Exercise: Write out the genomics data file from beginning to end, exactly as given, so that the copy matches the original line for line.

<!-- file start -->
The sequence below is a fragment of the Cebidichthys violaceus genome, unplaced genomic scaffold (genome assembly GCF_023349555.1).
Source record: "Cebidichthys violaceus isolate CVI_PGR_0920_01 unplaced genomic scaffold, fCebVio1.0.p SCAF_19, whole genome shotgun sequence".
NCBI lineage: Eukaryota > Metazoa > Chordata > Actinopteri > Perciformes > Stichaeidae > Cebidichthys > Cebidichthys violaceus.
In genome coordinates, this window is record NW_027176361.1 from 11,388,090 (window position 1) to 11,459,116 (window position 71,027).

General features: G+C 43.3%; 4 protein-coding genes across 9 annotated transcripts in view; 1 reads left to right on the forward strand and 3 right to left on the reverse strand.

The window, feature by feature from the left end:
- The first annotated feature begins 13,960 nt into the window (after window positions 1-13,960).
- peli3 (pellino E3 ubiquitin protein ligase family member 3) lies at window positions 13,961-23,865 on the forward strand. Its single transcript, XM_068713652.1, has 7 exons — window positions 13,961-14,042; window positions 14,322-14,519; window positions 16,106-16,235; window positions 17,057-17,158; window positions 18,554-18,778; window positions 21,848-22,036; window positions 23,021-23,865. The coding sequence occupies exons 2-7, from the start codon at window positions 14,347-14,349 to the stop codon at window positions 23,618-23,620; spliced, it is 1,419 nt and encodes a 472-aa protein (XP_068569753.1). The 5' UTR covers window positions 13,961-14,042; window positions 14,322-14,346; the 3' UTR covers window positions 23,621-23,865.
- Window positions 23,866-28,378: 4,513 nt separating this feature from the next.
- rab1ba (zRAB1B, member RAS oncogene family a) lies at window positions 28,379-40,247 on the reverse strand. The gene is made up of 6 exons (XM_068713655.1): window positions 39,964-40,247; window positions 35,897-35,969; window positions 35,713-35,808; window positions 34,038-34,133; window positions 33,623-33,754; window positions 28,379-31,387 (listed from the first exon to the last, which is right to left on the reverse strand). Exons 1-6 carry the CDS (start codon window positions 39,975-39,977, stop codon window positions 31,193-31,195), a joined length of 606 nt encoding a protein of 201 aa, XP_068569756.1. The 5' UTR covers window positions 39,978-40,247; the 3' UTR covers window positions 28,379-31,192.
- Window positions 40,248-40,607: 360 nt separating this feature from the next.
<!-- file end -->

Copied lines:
The sequence below is a fragment of the Cebidichthys violaceus genome, unplaced genomic scaffold (genome assembly GCF_023349555.1).
Source record: "Cebidichthys violaceus isolate CVI_PGR_0920_01 unplaced genomic scaffold, fCebVio1.0.p SCAF_19, whole genome shotgun sequence".
NCBI lineage: Eukaryota > Metazoa > Chordata > Actinopteri > Perciformes > Stichaeidae > Cebidichthys > Cebidichthys violaceus.
In genome coordinates, this window is record NW_027176361.1 from 11,388,090 (window position 1) to 11,459,116 (window position 71,027).

General features: G+C 43.3%; 4 protein-coding genes across 9 annotated transcripts in view; 1 reads left to right on the forward strand and 3 right to left on the reverse strand.

The window, feature by feature from the left end:
- The first annotated feature begins 13,960 nt into the window (after window positions 1-13,960).
- peli3 (pellino E3 ubiquitin protein ligase family member 3) lies at window positions 13,961-23,865 on the forward strand. Its single transcript, XM_068713652.1, has 7 exons — window positions 13,961-14,042; window positions 14,322-14,519; window positions 16,106-16,235; window positions 17,057-17,158; window positions 18,554-18,778; window positions 21,848-22,036; window positions 23,021-23,865. The coding sequence occupies exons 2-7, from the start codon at window positions 14,347-14,349 to the stop codon at window positions 23,618-23,620; spliced, it is 1,419 nt and encodes a 472-aa protein (XP_068569753.1). The 5' UTR covers window positions 13,961-14,042; window positions 14,322-14,346; the 3' UTR covers window positions 23,621-23,865.
- Window positions 23,866-28,378: 4,513 nt separating this feature from the next.
- rab1ba (zRAB1B, member RAS oncogene family a) lies at window positions 28,379-40,247 on the reverse strand. The gene is made up of 6 exons (XM_068713655.1): window positions 39,964-40,247; window positions 35,897-35,969; window positions 35,713-35,808; window positions 34,038-34,133; window positions 33,623-33,754; window positions 28,379-31,387 (listed from the first exon to the last, which is right to left on the reverse strand). Exons 1-6 carry the CDS (start codon window positions 39,975-39,977, stop codon window positions 31,193-31,195), a joined length of 606 nt encoding a protein of 201 aa, XP_068569756.1. The 5' UTR covers window positions 39,978-40,247; the 3' UTR covers window positions 28,379-31,192.
- Window positions 40,248-40,607: 360 nt separating this feature from the next.